Paddy Clarke Ha Ha Ha

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Paddy Clarke Ha Ha Ha
Paddy clarke ha ha first edition.jpg
Cover of hardcover edition
AuthorRoddy Doyle
PublisherSecker & Warburg (UK)
Viking Press (US)
Publication date
Media typePrint
LC ClassPR6054.O95 P33 1993

Paddy Clarke Ha Ha Ha is a novel by Irish writer Roddy Doyle, first published in 1993 by Secker and Warburg. It won the Booker Prize that year. The story is about a 10-year-old boy living in Barrytown, North Dublin, and the events that happen within his age group, school and home in around 1968.

Plot synopsis[edit]

Paddy Clarke Ha Ha Ha recounts (approximately) one year in the life of a Dublin ten-year-old, Patrick "Paddy" Clarke, especially his relationships with Sinbad (Francis), his younger brother, his parents and his schoolmates and teachers. It begins with him being a mischievous boy roaming around local Barrytown and ends with his father departing from the family, forcing the boy to take up adult responsibilities in his now single-parent home.[1]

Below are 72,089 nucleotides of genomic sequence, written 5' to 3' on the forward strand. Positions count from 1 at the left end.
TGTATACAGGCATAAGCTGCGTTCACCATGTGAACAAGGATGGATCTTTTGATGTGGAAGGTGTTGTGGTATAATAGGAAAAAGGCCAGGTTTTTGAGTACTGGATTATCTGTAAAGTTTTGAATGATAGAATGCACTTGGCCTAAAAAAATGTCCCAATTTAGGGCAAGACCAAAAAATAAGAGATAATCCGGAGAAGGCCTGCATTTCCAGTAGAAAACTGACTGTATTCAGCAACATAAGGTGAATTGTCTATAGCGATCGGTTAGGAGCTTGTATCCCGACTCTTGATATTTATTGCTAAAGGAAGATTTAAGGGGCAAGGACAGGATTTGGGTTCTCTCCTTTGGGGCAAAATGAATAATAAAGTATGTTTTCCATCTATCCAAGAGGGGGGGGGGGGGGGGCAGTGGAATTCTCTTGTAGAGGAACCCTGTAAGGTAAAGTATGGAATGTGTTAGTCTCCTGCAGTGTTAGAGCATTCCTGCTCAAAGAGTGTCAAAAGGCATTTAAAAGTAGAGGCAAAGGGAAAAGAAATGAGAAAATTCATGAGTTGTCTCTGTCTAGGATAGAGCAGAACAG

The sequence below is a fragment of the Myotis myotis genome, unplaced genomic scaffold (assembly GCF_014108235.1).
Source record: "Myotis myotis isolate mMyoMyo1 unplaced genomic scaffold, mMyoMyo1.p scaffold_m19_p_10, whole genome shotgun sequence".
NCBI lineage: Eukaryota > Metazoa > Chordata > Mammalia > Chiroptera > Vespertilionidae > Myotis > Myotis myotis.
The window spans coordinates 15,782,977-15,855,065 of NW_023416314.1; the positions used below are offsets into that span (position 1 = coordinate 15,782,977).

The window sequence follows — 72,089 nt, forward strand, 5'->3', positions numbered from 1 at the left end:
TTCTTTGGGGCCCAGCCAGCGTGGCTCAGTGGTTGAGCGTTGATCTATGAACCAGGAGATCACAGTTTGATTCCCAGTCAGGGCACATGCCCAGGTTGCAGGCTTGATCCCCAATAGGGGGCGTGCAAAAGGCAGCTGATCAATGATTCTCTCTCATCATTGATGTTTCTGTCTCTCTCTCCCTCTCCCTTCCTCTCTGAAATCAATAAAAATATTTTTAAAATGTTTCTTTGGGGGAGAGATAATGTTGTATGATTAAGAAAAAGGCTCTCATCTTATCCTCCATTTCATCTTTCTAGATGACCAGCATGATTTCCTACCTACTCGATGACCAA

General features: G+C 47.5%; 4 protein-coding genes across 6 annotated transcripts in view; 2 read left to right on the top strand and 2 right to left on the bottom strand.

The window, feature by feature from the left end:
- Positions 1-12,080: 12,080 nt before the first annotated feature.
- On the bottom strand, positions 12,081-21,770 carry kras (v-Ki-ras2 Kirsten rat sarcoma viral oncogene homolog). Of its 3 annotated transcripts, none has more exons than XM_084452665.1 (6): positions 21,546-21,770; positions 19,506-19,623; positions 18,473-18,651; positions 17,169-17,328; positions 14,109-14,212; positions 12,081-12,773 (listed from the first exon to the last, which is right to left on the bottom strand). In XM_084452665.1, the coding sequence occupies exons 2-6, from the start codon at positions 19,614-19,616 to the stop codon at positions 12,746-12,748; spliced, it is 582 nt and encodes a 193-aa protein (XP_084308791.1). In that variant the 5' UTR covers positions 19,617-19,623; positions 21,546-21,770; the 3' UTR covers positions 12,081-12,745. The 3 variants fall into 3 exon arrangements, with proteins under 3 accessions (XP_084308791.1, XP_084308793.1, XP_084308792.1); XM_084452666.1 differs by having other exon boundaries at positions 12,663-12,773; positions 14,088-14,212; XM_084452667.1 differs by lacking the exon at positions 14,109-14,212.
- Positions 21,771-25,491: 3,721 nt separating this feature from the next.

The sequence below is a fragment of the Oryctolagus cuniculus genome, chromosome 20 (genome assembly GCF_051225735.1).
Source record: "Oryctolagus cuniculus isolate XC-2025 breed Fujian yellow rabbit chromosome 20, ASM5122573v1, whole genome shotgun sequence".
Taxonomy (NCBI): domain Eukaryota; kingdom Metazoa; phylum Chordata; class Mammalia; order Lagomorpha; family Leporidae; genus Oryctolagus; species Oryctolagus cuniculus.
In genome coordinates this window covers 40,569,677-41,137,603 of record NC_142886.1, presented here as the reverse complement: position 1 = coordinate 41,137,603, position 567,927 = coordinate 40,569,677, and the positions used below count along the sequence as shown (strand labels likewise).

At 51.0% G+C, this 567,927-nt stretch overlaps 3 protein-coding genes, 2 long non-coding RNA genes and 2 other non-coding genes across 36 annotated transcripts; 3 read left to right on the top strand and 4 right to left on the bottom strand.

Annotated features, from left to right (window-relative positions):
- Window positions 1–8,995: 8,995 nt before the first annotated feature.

Structure and language[edit]

The novel, chronicling Paddy's internal journey towards maturity, is a bildungsroman, as it centres upon the main character's development. Paddy's growing up is painfully bitter. While the beginning of the book is filled with playful antics, the growing antagonism between his parents and the breaking up of their marriage are evident as the novel moves on. Paddy does not choose his "journey of enlightenment and maturity"[citation needed]; rather, he is robbed of it when his parents become estranged from one another.

The novel is not divided into chapters, but into numerous vignettes that do not follow any chronological order. Despite the absence of a clear-cut plot (introduction, complication, climax, dénouement) the reader is still able to sense the passage of time both in Paddy's own life and in the changes that come to Barrytown.

Doyle's language employs a register that gives the reader the vivid impression of listening to a ten-year-old Irish boy from the 1960s.

Critical reaction[edit]

The Independent praised it as "one of the truest and funniest presentations of juvenile experience in any recent literature".[2]

When it won the Booker Prize, the book was mocked by some people as an "easy", "populist" choice.[3]


External links[edit]